28 June 2012

Auto-enrolment Pensions - Snippet #3

What if we have an existing pension scheme?
Employers with an existing pension scheme don't necessarily have to make any changes. BUT... the existing scheme does have to meet the auto-enrolment criteria (or be adapted to do that). This could apply to any occupational pension scheme, or personal pension plan, or stakeholder pension plan.

That means for example:
  • It must fit into the required processes and timescales for enrolling employees into the scheme
  • The employer must have an agreement with the pension provider to make contributions on behalf of the employee
  • Contributions must be at least 3% of qualifying earnings
  • There must also be an agreement between pension provider and employee to contribute the balance of the minimum 8% contributions
  • Contributions must be deducted by the employer from pay

27 June 2012

Paying the Bills

How does your household expenditure compare with this list which I came across today...?

TV - £10
Water - £70
Council Tax - £200
Cable/Sky - £30
Phone - £30
Gas - £70
Electricity - £60
Mortgage - £500
Food £440
TOTAL - £1,400

And the next question... how would you pay for those things if you lost your job / company?

It's true that Payment Protection Insurance (PPI) was mis-sold, but the danger is that we all leave ourselves with no income protection. Short term income protection (like PPI) is still useful - especially for debts like a mortgage. Long term Income Protection may be better value though.

26 June 2012

Auto-enrolment Pensions - Snippet #2

Employer Zone - Auto-enrolment pensions
When is it happening?
Your pension duties as an employer mostly* start at your "staging date". This varies according to several things, mainly the number of employees you have. For BIG employers it's October 2012, but if less than 30 then it's in 2015 or 2016, based on your PAYE reference (that's just a way of spreading the dates).

Here's a full list (with some details still to be finalised): Staging Dates

You can bring forward your staging date if you want to align it with, for example, your year-end date.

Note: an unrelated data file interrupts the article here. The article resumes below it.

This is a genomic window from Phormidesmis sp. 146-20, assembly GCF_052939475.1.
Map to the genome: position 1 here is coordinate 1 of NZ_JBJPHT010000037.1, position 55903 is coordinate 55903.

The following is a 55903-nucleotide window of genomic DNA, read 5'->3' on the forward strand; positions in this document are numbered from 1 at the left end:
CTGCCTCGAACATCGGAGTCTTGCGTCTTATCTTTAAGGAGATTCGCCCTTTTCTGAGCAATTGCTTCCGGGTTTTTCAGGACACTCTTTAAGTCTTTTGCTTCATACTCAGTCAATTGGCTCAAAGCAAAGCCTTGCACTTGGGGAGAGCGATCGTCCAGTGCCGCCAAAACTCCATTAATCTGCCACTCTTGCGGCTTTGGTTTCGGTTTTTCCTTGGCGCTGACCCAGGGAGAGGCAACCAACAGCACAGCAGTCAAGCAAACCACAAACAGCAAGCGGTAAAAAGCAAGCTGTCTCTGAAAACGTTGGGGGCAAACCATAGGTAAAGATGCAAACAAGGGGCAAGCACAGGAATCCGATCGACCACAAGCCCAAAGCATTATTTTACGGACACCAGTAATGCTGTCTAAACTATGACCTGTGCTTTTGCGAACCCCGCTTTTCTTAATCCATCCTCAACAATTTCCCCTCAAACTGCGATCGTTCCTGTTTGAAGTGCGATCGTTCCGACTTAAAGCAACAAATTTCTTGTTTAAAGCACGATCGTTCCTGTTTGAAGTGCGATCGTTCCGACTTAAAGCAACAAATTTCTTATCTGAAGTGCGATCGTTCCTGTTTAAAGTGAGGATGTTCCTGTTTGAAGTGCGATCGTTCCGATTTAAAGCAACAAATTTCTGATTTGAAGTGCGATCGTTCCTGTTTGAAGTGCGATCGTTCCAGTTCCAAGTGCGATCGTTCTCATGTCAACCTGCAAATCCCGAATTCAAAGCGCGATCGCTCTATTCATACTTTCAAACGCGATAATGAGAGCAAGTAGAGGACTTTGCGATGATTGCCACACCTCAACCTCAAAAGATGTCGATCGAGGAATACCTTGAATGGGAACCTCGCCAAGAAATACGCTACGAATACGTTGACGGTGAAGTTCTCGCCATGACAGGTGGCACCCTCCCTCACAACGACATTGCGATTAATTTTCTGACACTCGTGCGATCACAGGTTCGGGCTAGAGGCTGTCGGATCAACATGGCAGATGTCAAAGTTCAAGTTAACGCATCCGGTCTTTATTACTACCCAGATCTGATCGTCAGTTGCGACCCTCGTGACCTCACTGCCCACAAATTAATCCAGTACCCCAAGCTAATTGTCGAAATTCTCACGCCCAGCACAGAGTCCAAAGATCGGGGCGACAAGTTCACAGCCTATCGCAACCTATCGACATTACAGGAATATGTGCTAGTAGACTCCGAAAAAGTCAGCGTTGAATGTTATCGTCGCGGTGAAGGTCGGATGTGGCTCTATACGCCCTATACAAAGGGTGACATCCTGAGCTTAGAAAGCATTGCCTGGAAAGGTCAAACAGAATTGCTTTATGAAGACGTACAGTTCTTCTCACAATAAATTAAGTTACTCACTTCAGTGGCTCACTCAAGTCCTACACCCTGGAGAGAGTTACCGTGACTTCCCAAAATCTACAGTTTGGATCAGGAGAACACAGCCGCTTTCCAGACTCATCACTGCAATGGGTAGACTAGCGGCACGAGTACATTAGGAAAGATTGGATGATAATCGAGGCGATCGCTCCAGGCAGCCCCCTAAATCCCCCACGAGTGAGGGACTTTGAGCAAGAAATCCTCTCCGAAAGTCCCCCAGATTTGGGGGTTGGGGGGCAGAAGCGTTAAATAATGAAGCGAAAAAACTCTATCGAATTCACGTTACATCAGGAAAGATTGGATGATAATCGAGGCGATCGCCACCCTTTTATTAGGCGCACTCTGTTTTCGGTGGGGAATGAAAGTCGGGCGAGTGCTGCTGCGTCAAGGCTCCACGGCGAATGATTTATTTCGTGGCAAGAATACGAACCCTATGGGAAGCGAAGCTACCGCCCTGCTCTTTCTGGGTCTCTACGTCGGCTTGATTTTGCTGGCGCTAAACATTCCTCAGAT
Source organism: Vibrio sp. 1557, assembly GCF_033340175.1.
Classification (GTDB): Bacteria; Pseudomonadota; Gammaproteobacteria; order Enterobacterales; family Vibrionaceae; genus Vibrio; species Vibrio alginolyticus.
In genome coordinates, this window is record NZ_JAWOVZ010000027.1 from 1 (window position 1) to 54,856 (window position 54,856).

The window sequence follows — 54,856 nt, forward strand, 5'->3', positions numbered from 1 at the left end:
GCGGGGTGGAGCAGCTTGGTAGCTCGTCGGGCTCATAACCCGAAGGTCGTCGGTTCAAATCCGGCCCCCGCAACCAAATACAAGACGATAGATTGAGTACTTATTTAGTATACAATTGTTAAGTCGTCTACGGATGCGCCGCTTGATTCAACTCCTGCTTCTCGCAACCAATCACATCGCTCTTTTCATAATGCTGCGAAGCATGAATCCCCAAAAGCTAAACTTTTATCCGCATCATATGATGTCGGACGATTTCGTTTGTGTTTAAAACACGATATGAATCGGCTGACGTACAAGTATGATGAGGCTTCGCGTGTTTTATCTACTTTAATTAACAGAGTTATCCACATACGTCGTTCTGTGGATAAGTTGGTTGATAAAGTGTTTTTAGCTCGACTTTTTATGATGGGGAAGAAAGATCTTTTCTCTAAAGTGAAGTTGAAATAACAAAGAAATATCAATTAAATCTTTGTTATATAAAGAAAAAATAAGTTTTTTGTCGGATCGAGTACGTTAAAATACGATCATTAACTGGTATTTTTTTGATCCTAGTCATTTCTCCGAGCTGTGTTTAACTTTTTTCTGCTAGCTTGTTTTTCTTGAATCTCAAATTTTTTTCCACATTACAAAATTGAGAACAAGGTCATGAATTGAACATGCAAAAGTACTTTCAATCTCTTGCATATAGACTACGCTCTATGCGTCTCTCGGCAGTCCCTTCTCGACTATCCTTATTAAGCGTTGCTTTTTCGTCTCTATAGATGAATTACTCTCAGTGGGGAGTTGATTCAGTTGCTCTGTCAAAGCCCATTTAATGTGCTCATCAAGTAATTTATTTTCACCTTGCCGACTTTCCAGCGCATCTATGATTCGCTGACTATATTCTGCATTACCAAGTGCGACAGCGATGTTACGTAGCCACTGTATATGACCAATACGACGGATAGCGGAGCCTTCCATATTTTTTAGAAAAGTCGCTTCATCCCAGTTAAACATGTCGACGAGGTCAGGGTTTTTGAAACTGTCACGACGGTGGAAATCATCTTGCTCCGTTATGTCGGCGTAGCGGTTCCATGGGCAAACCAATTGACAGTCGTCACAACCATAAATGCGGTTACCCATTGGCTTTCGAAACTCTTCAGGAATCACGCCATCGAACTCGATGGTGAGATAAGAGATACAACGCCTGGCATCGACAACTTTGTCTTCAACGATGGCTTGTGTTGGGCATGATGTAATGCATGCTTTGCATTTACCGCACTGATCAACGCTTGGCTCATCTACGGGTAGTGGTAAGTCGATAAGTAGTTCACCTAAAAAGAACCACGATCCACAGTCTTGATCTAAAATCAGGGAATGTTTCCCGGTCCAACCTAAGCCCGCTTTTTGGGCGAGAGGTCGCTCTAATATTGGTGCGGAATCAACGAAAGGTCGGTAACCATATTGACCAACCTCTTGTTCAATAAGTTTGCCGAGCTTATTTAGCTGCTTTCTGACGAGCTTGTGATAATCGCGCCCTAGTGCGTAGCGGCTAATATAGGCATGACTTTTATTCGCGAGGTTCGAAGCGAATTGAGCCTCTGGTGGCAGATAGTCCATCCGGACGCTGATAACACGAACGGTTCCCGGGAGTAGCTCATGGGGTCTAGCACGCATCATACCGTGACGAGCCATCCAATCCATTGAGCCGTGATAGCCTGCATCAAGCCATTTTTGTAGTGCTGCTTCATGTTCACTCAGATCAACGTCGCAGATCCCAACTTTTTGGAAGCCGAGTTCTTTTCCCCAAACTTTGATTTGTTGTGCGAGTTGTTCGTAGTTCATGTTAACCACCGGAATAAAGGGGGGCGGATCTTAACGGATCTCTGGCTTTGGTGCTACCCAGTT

The Pensions Regulator will tell you 12 months before, and 3 months before your staging date, but if that's the first time you start thinking about Auto-enrolment then you may not get the best outcome!

* but the legislation (Pensions Act 2008) gives you the obligation not to engage in "prohibited recruitment conduct" from July 2012. That means, for example, there are severe penalties if you encourage a new employee to opt-out of your pension scheme (which would save you having to contribute).

25 June 2012

I'm Feeling Sorry for this Person

This person
  • is early to mid 60's
  • is thinking about retiring - or at least moving to a part time role
  • has 3 or 4 pension plans - which they haven't really kept tabs on
  • has various pension quotes - which they don't fully understand
  • has heard that annuity rates are poor - but doesn't know if that will improve or not
  • had some plans for their retirement - but are now wondering if it's going to happen like that
That covers many people, unfortunately. And the reason I genuinely feel sorry for them is that they shouldn't have to understand the ins and outs of pension planning, but if they don't, there is a big chance they will lose out financially. Decisions made at the point of retirement can be final, but can apply for the next 30 years or more.

The alternative, of course, is to ask a financial adviser. Fortunately, that's what people are increasingly realising. Money well spent!

22 June 2012

Auto-enrolment Pensions - Snippet #1